Berry’s Call for Engagement of the World Religions

Thomas Berry at Riverdale,
Photo by Gretchen McHugh

Consistent with this spirit, Berry strongly challenged the world's religions to respond appropriately to this complex situation. First he raised penetrating questions regarding the lateness and laxity of the response from the major establishments of our time—educational, political, religious, and commercial. Above all he focused his critique on the religious establishments as the transmitters of ancient wisdom traditions that had been shaped by cosmological concerns that were embedded in human-nature interactions. Why have the religions been blind to the fate of the Earth? Is this because the desire for personal salvation from a flawed material world into a heavenly realm supersedes all other concerns? In other words, does the search for otherworldly rewards override commitment to this world? Has the material order of nature been devalued by religious transcendence? Have human-centered ethics been so all consuming that we now do not have an ethics which addresses such impending collective acts as ecocide and biocide? Did religions surrender their interest in natural theology and cosmology to science? These questions require further reflection, he suggested, before an adequate response to our situation can be formulated from out of any one religious tradition.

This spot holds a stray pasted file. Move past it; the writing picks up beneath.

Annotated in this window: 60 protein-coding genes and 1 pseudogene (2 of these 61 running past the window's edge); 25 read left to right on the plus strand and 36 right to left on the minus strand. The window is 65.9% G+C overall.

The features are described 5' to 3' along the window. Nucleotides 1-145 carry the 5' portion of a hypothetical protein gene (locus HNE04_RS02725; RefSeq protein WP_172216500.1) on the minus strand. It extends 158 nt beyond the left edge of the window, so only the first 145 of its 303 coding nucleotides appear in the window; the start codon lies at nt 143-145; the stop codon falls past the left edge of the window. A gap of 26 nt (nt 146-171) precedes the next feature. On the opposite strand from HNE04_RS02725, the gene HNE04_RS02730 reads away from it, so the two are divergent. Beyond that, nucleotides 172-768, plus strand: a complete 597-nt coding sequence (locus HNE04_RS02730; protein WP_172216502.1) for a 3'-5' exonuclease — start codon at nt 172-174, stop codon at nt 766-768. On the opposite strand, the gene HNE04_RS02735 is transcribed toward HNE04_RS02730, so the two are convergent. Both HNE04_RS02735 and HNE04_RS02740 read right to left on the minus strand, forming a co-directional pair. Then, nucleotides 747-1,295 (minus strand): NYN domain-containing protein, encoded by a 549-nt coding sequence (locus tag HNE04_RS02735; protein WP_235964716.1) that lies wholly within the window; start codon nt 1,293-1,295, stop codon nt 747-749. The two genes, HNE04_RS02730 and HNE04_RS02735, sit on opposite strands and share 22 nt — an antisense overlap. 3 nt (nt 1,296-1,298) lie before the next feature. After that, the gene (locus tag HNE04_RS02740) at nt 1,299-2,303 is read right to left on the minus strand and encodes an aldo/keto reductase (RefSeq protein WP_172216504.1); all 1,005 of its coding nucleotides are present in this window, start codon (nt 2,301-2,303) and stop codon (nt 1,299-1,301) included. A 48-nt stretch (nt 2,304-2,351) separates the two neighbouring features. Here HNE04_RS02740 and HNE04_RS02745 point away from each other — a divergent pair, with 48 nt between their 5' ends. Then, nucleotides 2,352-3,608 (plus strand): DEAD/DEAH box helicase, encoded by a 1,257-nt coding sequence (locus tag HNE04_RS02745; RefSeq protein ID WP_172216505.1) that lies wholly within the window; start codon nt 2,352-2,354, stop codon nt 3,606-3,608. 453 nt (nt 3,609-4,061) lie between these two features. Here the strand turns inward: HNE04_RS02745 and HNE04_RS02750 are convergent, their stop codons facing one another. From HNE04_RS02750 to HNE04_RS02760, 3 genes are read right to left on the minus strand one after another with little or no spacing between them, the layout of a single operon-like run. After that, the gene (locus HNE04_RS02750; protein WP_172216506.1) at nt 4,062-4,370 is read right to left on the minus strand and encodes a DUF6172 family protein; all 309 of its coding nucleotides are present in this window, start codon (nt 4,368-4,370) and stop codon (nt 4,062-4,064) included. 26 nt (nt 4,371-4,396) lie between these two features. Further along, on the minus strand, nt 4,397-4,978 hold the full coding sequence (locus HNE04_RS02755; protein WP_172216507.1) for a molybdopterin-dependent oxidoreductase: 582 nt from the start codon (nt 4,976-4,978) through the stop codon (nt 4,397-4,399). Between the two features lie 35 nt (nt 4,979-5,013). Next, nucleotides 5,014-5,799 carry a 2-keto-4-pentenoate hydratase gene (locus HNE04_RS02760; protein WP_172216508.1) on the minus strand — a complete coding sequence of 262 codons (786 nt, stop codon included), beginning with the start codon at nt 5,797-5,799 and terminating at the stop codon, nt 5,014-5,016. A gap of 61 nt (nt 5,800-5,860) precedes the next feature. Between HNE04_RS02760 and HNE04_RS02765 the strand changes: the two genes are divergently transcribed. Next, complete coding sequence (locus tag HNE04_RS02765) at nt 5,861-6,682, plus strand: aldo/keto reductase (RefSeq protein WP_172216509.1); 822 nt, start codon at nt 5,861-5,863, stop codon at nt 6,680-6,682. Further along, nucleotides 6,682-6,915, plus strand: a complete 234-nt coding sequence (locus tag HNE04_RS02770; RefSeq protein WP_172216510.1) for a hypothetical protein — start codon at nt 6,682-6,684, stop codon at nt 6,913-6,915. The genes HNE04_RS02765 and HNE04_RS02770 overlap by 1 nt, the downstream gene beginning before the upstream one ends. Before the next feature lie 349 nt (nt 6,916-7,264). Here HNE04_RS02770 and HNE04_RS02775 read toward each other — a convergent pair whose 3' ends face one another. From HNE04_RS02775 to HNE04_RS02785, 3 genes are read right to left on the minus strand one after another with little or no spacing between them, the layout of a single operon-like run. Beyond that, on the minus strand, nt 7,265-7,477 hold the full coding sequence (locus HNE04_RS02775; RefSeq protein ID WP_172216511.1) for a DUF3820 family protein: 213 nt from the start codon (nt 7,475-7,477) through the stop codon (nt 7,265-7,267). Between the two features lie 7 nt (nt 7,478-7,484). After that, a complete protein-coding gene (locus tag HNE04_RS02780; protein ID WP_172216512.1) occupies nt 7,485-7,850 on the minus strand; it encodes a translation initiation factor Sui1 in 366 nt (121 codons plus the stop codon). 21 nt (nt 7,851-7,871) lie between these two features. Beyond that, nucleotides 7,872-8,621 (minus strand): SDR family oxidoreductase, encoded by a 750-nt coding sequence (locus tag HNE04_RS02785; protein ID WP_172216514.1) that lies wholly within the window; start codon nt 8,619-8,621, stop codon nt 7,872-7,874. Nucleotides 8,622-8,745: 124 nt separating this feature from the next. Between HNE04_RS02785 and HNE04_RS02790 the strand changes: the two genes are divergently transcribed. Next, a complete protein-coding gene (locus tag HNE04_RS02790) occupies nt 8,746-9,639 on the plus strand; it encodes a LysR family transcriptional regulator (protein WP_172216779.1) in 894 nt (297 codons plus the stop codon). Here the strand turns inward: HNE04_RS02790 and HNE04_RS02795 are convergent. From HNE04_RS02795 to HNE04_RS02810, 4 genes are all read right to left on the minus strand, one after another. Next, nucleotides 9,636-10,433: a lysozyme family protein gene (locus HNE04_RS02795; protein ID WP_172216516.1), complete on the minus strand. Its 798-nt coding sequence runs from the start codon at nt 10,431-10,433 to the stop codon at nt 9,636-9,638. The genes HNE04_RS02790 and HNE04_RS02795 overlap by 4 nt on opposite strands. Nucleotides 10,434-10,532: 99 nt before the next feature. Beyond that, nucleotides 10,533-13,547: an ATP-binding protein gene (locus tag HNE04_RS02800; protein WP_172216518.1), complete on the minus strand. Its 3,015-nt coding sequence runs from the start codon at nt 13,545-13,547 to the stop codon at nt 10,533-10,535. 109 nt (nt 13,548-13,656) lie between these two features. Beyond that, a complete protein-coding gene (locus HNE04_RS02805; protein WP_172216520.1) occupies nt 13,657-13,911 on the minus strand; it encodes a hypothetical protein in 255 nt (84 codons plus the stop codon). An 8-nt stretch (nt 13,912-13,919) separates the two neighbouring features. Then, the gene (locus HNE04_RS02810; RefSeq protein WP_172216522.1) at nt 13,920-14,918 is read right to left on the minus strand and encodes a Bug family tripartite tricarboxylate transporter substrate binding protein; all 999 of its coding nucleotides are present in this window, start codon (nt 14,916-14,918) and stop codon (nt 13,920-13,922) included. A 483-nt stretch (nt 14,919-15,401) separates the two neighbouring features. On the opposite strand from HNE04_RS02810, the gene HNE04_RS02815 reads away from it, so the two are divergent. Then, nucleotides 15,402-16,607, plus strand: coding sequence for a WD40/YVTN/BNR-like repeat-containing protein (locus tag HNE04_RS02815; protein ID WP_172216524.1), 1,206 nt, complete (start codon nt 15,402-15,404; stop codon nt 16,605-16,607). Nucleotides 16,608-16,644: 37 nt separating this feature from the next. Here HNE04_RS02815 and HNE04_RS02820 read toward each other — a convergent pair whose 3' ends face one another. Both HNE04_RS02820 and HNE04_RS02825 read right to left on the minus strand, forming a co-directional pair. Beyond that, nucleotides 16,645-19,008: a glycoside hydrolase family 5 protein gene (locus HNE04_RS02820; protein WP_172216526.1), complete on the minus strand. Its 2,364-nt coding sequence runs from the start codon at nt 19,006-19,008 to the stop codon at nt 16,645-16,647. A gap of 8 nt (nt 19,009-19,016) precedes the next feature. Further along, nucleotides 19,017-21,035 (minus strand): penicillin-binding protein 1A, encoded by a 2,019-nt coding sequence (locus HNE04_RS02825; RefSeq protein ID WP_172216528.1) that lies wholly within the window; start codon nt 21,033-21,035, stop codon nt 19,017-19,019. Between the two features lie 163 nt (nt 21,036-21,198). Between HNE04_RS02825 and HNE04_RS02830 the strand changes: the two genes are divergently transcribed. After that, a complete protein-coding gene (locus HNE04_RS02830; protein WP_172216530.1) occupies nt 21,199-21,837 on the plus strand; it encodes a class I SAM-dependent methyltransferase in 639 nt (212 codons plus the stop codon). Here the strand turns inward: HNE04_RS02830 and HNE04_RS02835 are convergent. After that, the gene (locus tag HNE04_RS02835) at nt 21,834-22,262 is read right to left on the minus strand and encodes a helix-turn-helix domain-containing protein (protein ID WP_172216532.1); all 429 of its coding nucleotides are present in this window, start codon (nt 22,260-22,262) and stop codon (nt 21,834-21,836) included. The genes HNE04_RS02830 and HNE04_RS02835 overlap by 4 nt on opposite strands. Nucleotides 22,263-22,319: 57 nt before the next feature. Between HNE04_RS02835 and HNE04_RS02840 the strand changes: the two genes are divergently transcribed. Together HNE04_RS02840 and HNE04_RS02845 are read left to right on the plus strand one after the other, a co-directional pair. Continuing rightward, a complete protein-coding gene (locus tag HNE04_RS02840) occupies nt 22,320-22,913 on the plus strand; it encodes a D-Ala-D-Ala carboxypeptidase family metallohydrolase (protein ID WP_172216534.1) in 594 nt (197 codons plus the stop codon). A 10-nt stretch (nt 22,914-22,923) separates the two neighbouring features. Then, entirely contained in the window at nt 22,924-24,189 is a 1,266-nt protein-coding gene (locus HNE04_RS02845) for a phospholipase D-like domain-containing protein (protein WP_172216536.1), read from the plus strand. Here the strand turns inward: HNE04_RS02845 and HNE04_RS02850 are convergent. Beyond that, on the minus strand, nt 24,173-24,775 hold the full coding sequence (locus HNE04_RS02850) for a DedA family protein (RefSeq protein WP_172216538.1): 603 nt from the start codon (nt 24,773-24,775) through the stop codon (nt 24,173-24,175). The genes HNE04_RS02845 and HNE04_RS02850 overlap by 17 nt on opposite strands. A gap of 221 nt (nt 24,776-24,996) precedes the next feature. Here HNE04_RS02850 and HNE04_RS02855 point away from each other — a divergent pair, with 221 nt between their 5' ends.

Indeed, Berry reopens a gateway for the religions to reform their traditions by drawing on the metaphor of "exodus" proposed by the historian, Eric Vogelin. Berry realized that the world's religions were being called to make an exodus passage from their traditional worldviews into the modern world. Like the first Exodus experience of the Jews out of Egypt, Berry called for a transition into modernity that religions have found so challenging. In critiquing the ineffectual response of religious institutions and seminaries to the environmental crisis, he also suggested that it is not too late. It is more important than ever that these institutions reflect on their cosmological depth and their past interactions with local bioregions as they become involved in current environmental issues. Having prepared themselves, religious practitioners and leaders alike can make their contributions—in universities, in seminaries, in religious settings, and in grassroots movements. This was part of the inspiration for the Harvard conference series on world religions and ecology as well as the ongoing work of the Forum on Religion and Ecology at Yale. (See fore.yale.edu for details.)

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